Yale Bulletin
and Calendar

March 8-22, 1999Volume 27, Number 24

'From Bojangles to Broadway' exhibit
celebrates black musical entertainers

"From Bojangles to Broadway," an exhibit of over 20 vintage photographs and related ephemera documenting the rise of African-American entertainers on the American stage, is now on display at the Beinecke Rare Book and Manuscript Library.

The display traces the history of black musical entertainers from the minstrel shows of the late 19th century through musicals such as "Porgy and Bess." The exhibition will continue until March 26.

The exhibit was organized by Micaela Blei, a Yale College junior who works as curatorial assistant in the Yale Collection of American Literature at the Beinecke Library.

"This is by no means a comprehensive look at black musical theater," says Blei, "but a look at the evolution of what black performers were allowed to do, and in turn demanded to do, onstage."

Early minstrel shows, which employed white entertainers in blackface, purveyed gross stereotypes of the "shuffling, irresponsible Negro," notes Blei. Even when black performers began to make their appearance in the minstrel shows of the 1870s, the stereotypes remained unchanged, she notes.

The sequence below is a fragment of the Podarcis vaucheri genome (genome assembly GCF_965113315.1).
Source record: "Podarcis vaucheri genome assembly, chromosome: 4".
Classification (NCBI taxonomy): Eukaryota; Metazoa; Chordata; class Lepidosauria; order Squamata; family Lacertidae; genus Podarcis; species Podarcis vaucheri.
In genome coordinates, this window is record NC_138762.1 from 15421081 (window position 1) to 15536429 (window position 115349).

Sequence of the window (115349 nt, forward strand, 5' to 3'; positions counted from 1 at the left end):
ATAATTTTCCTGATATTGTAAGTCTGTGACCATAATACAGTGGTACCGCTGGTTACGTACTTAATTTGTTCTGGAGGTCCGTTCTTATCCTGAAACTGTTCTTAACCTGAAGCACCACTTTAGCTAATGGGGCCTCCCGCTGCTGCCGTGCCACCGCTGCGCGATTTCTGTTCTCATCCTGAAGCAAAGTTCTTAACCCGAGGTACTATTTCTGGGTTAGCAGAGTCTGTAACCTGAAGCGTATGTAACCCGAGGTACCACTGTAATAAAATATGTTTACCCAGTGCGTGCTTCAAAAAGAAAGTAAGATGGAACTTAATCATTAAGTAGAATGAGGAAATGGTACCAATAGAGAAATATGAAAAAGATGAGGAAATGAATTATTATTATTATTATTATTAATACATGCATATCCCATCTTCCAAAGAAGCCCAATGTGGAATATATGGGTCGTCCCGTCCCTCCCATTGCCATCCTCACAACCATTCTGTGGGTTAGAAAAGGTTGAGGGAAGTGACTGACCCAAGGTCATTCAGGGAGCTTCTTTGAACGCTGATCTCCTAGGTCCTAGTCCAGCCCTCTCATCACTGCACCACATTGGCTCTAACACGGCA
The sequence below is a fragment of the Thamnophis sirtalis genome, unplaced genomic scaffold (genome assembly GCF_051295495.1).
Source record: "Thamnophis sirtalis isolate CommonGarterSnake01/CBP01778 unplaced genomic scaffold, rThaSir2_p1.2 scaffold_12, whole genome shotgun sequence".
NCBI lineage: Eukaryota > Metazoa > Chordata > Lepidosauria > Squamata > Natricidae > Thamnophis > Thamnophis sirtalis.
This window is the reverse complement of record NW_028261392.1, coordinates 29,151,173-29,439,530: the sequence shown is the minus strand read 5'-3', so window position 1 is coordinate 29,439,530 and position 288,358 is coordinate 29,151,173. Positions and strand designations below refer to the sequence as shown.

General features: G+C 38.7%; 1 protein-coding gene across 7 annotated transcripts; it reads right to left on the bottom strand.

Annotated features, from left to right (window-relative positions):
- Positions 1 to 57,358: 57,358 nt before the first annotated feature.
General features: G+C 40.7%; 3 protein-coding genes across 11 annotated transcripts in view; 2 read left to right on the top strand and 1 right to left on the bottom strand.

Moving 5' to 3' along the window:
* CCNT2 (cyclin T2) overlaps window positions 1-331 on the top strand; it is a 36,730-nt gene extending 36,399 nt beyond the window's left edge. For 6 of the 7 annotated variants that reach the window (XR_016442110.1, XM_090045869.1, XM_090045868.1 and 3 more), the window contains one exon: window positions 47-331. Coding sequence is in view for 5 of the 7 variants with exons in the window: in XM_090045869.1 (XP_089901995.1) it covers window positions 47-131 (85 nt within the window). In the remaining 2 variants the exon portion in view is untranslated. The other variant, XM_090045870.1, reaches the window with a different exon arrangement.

By the turn of the century, minstrelsy was superseded by vaudeville, where many well-known black artists got their start. These include singers Bessie Smith and Ethel Waters, and dancer Bill "Bojangles" Robinson.

While vaudeville fell from favor, the traditions of both minstrelsy and vaudeville passed on into the American musical theater through such pioneers as the song writers Bob Cole, James Weldon Johnson and John Rosamond Johnson, and through the surprise hit of 1921, the all-black production of "Shuffle Along" by the vaudeville team Eubie Black and Noble Sissle.

Among the items on display are early photographs of minstrel performers; several studio portraits by Carl van Vechten of such figures as Waters, Smith, Robinson and John W. Bubbles; images of black vaudeville performers of the 1890s through the 1920s, including costumes ranging from formal evening dress to the clown suits of "That Clever Classy Captivating Couple Mack and Mack"; and publicity photographs from "Shuffle Along" and the 1935 Theater Guild production of "Porgy
and Bess."

The Beinecke Rare Book and Manuscript Library, located at the corner of Wall and High Streets, is open for exhibition viewing 8:30 a.m.-5 p.m. Monday-Friday and 10 a.m.-5 p.m. Saturday. Admission to the library is free.


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Campus Notes

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Carl van Vechten's portrait of dancer Bill "Bojangles" Robinson is one of the images featured in the Beinecke exhibit.